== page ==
Those who studied in Roman Catholic schools are quite familiar with the term ‘salvation history’ as it is one of the emphasis in their required theology classes, which most of the time students don’t really try to understand or at the (very least) care to give a hard look at the subject since in the first place it does not make sense to them, and whether they or the teacher is to blame for that lack on interest in the subject one thing is certain – it is in the Bible.
This I think is one of the mistakes that people make into articulating theology and its terms, they make it seem that they stand alone, and are only articulated in the latter works of more popular theologians rather than as spiritual truths that are already revealed in sacred Scriptures that speaks of God’s self-revelation in the history of Israel and in that of Christ’s time and in the Apostolic Church.
What’s saddening about this is that whenever one devout Roman Catholic youth is ‘converted’ into what is coined as Biblical Christianity the convert is made to believe that everything taught in the religion of his youth is nothing but pagan rubbish without ever looking at the many ties that historically and theologically binds us with Roman Catholicism, and I believe Salvation History is one of them.
In his book Introducing the Bible, which is a handy and concise book by book explanation of the entire Bible, New Testament scholar N.S. Fujita gives us a vivid picture of Salvation History as it was articulated by the Christianity’s first church historical – St. Luke the Physician:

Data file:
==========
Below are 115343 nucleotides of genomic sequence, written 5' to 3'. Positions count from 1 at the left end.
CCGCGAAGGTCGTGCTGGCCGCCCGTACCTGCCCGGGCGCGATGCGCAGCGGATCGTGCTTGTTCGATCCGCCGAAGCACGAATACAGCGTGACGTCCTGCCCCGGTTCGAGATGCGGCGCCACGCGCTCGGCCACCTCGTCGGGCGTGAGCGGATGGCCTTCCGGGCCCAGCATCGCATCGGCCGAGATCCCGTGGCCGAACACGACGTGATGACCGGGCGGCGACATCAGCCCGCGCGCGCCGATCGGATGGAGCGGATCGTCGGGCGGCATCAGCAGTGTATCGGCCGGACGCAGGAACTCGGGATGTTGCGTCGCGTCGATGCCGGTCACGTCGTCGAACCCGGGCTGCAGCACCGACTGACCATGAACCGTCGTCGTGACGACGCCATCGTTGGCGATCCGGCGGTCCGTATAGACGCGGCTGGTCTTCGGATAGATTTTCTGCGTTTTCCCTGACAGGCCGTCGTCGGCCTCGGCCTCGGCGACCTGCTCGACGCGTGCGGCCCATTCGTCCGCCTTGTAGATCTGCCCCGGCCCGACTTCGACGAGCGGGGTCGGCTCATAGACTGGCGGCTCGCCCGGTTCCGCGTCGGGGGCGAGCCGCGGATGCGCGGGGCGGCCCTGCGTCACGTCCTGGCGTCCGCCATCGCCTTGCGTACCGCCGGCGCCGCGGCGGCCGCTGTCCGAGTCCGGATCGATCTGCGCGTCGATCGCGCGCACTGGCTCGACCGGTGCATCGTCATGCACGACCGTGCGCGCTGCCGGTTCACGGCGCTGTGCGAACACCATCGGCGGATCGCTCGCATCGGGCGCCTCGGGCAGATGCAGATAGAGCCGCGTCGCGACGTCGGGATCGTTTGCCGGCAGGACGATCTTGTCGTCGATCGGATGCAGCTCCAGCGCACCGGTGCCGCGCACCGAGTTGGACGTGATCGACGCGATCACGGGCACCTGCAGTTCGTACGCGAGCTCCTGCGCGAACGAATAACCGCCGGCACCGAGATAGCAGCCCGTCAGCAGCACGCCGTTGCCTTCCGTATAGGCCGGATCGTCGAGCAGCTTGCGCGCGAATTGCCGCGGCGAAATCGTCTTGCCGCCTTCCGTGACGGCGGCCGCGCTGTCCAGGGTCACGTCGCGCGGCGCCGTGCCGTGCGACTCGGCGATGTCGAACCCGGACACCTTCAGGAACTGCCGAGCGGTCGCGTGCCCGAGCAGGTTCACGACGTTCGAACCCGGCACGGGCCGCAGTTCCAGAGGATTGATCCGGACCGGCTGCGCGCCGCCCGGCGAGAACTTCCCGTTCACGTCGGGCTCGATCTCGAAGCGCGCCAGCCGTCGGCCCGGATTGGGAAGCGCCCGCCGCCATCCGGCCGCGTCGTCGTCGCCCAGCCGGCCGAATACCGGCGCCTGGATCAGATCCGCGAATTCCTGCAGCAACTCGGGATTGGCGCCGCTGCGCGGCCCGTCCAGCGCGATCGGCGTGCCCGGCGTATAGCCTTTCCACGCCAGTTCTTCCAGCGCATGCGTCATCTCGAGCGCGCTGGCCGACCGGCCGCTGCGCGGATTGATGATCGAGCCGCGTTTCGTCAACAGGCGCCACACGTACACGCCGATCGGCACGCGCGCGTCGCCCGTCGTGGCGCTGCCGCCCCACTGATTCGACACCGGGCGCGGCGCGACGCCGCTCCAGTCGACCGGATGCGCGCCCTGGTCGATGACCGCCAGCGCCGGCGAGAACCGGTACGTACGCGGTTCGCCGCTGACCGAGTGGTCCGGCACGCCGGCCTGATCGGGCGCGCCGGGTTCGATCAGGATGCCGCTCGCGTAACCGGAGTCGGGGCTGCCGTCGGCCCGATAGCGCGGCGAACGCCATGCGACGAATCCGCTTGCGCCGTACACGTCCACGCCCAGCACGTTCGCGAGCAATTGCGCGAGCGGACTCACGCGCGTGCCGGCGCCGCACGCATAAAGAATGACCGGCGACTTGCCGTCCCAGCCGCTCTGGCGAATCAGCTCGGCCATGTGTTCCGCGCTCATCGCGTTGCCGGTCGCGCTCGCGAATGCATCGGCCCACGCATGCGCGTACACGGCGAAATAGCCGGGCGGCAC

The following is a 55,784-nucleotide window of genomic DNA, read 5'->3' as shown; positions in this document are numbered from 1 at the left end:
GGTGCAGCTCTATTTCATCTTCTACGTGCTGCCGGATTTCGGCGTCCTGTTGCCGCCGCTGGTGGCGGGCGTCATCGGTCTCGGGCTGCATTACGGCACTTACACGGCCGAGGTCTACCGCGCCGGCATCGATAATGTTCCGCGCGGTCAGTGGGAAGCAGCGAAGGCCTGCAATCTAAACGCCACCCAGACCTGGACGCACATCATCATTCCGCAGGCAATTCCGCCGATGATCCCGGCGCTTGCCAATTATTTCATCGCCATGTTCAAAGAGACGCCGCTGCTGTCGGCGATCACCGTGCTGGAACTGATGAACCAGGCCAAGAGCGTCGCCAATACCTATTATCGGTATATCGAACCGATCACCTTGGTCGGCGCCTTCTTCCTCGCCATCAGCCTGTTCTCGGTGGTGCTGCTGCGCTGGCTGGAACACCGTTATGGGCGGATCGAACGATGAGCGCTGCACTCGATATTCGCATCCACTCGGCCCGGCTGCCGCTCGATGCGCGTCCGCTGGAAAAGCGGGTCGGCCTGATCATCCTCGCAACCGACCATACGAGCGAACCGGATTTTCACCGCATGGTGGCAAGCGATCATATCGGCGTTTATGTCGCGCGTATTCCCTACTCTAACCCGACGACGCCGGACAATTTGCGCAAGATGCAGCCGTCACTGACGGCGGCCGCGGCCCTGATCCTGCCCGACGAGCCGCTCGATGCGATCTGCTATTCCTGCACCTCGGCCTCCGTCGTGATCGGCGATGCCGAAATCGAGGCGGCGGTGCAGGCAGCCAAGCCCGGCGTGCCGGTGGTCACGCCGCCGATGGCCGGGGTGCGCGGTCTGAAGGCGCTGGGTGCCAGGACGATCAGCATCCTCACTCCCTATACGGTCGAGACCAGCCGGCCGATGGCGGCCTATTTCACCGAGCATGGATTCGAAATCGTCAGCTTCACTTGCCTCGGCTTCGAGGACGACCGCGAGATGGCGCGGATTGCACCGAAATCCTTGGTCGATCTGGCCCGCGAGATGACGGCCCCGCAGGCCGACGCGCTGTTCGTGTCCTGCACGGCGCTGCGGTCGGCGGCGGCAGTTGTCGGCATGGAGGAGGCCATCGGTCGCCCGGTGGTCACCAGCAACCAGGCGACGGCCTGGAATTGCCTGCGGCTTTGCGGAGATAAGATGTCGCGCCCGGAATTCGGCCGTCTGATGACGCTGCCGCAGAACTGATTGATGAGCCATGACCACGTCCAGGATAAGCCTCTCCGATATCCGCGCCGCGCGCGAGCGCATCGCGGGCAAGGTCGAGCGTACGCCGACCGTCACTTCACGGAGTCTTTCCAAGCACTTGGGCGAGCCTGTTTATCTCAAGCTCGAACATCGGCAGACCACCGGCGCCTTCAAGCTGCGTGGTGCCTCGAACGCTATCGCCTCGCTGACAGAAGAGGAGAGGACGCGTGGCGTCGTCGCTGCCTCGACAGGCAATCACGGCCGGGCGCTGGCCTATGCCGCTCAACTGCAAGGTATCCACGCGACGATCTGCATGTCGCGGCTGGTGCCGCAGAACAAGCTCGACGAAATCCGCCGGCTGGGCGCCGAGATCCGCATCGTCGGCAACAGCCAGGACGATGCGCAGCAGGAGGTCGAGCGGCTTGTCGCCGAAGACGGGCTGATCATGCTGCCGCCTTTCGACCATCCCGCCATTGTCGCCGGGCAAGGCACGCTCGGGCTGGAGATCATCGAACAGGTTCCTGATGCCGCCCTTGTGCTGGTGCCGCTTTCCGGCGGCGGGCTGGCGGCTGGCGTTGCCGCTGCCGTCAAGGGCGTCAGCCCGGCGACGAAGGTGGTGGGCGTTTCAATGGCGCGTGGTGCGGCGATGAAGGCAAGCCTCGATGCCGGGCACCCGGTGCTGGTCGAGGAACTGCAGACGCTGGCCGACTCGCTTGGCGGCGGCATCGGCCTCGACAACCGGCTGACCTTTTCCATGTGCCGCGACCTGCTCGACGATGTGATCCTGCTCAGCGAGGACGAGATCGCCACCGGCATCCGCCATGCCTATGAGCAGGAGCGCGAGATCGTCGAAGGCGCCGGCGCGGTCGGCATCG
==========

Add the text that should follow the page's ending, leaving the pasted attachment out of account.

As we observed according to the opening statement Luke writes his Gospel in an “orderly” manner. This order can mean an historical one, but it is not historical in the modern sense; a theological perspective, in fact, dominates the historical aspect. In this sense, Luke’s writing like that of Mark and Matthew belongs to the category of “Gospels”. Of vital significance to Luke’s theological perspective is the idea of the history of salvation. It is Luke’s fundamental conviction that God’s salvation of the world develops throughout history – from the beginning to the end. This history of salvation unfolds through three phases: (1) the era of “the law and the prophets.” (2) the time of Jesus, and (3) the era of the Church.
(1) The era of the “law and the prophets” runs from the beginning of history to John the Baptist. This is the period of the anticipation and promise of the proclamation of the good news of the kingdom of God.
The law and the prophets were until John; since then the good news of the kingdom of God is preached, and everyone enters it violently. (16:16).
Luke, like Matthew, presents a genealogy of Jesus, but the two genealogies do not exactly coincide. Luke traces the lineage, unlike Matthew, backward from Jesus even to Adam who, he says, is “of God(3:38). While Matthew intends to prove that Jesus was an authentic Israelite from the house of David, Luke stresses the messianic claim of Jesus, not on the basis of descent, but on God’s plan, and strives to present the significance of Jesus in the context of the whole world history. Jesus’ mission is to all mankind including Israel. We all are originally “of God” but have been lost. Jesus came to rescue all of us from alienation, bringing us back to God the Father. Thus for example, Luke uniquely quotes Isaiah 40:4-5 which ends with:”…and all flesh shall see the salvation of God” (Lk. 3:6;cf also 2:30-32).1
1. Fujita, N.S. – Introducing the Bible p.136-137